An exhibition on the history of health over centuries
An exhibition called Health: Looking at Life from Cradle to Grave has just opened in the Health Sciences Library in the Worsley Building.
Funded by the university’s Wellcome ISSF grant, it explores birth, illness and (anti-)aging from the fifteenth century to the twentieth century. The exhibition is in the final leg of a tour around West Yorkshire, visiting six public libraries and two hospitals since February 2016. It will be on campus until early February.
Previous venues included Pinderfields Hospital, Wakefield; Leeds Central Library; Hemsworth Public Library; Dewsbury Road Library, Hunslet; and St James’s Hospital (Bexley Wing).
The exhibition tells the story of how we have experienced health and medicine over the centuries. From cradle to grave our personal experiences help us make sense of illness. Health is also influenced by warfare, government policies, scientific research, industrialization, gender relations and changing ideas about humans and the environment.
The exhibition includes original artefacts, fun interactives and lots of interesting pictures and ideas, including about Yorkshire people and local institutions such as our hospitals. There is a map for a medical history trail around Leeds. The aim is to show how attitudes towards aging, mental health, lifestyle, hygiene and childbirth have changed.
The exhibition has had an excellent response from members of the public and librarians alike, reaching potentially thousands of people who access libraries and hospitals over a year.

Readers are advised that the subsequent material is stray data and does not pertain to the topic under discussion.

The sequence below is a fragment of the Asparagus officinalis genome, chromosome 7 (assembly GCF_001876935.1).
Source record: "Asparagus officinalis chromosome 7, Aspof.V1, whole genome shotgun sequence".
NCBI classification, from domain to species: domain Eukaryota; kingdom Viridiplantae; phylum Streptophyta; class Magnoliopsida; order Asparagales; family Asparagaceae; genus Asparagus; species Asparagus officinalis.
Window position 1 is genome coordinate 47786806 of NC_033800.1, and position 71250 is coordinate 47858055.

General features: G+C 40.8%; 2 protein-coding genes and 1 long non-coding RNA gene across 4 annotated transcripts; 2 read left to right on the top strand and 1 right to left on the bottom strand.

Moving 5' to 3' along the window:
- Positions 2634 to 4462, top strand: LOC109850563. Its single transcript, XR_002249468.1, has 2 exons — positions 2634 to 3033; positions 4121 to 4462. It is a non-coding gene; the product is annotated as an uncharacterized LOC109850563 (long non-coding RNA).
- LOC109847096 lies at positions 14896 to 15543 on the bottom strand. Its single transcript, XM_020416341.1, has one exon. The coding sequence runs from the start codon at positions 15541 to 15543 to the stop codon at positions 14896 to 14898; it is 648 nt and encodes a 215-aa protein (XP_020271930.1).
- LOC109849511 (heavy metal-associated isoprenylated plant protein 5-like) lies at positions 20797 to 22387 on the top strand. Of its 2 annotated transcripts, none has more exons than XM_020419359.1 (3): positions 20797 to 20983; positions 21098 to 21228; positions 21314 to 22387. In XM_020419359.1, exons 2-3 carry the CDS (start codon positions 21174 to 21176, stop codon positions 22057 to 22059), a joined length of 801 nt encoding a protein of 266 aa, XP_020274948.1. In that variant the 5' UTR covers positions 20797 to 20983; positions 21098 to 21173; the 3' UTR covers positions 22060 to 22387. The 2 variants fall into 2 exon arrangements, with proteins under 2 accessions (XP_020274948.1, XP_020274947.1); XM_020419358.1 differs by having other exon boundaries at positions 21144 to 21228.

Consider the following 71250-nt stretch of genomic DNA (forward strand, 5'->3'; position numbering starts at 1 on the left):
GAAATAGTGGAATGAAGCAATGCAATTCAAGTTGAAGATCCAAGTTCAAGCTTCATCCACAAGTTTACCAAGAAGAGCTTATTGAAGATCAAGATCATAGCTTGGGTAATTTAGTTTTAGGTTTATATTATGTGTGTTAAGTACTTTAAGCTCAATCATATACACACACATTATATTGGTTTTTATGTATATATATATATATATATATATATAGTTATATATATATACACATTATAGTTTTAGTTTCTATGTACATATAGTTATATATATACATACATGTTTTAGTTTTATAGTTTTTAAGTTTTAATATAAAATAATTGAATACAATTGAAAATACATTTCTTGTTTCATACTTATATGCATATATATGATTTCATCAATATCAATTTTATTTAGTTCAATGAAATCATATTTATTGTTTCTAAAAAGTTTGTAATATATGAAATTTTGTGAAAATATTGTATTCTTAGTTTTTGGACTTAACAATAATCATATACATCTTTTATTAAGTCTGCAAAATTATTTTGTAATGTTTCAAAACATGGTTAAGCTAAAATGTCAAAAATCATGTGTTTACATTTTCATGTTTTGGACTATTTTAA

‘To have a thought provoking and professionally curated exhibit with objects and interactives allows us to inspire our customers in a new way and to reach audiences such as schools and older people, who may not have otherwise travelled to visit a cultural destination such as museum or country house, to enjoy heritage within their local community’ (librarian, Wakefield).
‘I found the display fascinating. The pregnancy/birth and mental health sections especially interesting’ (anonymous member of the public, Leeds).
The project is led by Iona McCleery, and involves researchers in the School of History (Alex Bamji, Laura King, Jessica Meyer, Iona McCleery – and Rachael Gillibrand, PhD student in the Institute for Medieval Studies) and in the School of Philosophy, Religion and History of Science (Mike Finn and Jamie Stark). Please join in the debate about the history of health on twitter #healththroughtime.